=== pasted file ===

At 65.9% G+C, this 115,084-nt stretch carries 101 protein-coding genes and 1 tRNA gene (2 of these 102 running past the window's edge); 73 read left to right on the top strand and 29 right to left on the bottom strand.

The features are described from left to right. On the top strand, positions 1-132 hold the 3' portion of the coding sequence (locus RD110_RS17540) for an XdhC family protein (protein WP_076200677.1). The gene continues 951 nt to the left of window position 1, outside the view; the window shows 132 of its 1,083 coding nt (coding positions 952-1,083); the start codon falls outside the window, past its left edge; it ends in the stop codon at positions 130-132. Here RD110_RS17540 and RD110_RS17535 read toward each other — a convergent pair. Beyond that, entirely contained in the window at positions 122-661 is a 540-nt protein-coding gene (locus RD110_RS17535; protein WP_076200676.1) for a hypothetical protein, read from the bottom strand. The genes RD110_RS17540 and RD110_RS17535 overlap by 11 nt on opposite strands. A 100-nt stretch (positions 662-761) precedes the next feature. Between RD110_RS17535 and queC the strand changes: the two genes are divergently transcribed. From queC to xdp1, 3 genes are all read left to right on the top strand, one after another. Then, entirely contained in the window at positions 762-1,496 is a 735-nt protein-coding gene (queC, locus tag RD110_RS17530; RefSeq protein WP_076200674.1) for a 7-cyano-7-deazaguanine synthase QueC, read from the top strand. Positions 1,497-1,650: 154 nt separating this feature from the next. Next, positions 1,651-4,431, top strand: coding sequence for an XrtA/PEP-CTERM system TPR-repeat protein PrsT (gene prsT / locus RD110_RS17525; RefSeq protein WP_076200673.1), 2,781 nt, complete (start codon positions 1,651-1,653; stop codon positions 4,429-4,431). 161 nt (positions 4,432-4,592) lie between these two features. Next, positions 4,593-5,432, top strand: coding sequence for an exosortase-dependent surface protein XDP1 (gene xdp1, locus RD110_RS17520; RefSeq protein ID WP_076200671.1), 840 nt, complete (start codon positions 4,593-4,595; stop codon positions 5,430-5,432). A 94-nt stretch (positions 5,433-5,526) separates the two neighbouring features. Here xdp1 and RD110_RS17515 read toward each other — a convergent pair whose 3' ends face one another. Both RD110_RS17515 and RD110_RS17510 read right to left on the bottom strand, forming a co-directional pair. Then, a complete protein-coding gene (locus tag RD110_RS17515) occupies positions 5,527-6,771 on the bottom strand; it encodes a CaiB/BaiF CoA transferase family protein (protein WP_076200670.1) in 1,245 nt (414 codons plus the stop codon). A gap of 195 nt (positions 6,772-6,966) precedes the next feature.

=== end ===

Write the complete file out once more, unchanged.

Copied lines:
At 65.9% G+C, this 115,084-nt stretch carries 101 protein-coding genes and 1 tRNA gene (2 of these 102 running past the window's edge); 73 read left to right on the top strand and 29 right to left on the bottom strand.

The features are described from left to right. On the top strand, positions 1-132 hold the 3' portion of the coding sequence (locus RD110_RS17540) for an XdhC family protein (protein WP_076200677.1). The gene continues 951 nt to the left of window position 1, outside the view; the window shows 132 of its 1,083 coding nt (coding positions 952-1,083); the start codon falls outside the window, past its left edge; it ends in the stop codon at positions 130-132. Here RD110_RS17540 and RD110_RS17535 read toward each other — a convergent pair. Beyond that, entirely contained in the window at positions 122-661 is a 540-nt protein-coding gene (locus RD110_RS17535; protein WP_076200676.1) for a hypothetical protein, read from the bottom strand. The genes RD110_RS17540 and RD110_RS17535 overlap by 11 nt on opposite strands. A 100-nt stretch (positions 662-761) precedes the next feature. Between RD110_RS17535 and queC the strand changes: the two genes are divergently transcribed. From queC to xdp1, 3 genes are all read left to right on the top strand, one after another. Then, entirely contained in the window at positions 762-1,496 is a 735-nt protein-coding gene (queC, locus tag RD110_RS17530; RefSeq protein WP_076200674.1) for a 7-cyano-7-deazaguanine synthase QueC, read from the top strand. Positions 1,497-1,650: 154 nt separating this feature from the next. Next, positions 1,651-4,431, top strand: coding sequence for an XrtA/PEP-CTERM system TPR-repeat protein PrsT (gene prsT / locus RD110_RS17525; RefSeq protein WP_076200673.1), 2,781 nt, complete (start codon positions 1,651-1,653; stop codon positions 4,429-4,431). 161 nt (positions 4,432-4,592) lie between these two features. Next, positions 4,593-5,432, top strand: coding sequence for an exosortase-dependent surface protein XDP1 (gene xdp1, locus RD110_RS17520; RefSeq protein ID WP_076200671.1), 840 nt, complete (start codon positions 4,593-4,595; stop codon positions 5,430-5,432). A 94-nt stretch (positions 5,433-5,526) separates the two neighbouring features. Here xdp1 and RD110_RS17515 read toward each other — a convergent pair whose 3' ends face one another. Both RD110_RS17515 and RD110_RS17510 read right to left on the bottom strand, forming a co-directional pair. Then, a complete protein-coding gene (locus tag RD110_RS17515) occupies positions 5,527-6,771 on the bottom strand; it encodes a CaiB/BaiF CoA transferase family protein (protein WP_076200670.1) in 1,245 nt (414 codons plus the stop codon). A gap of 195 nt (positions 6,772-6,966) precedes the next feature.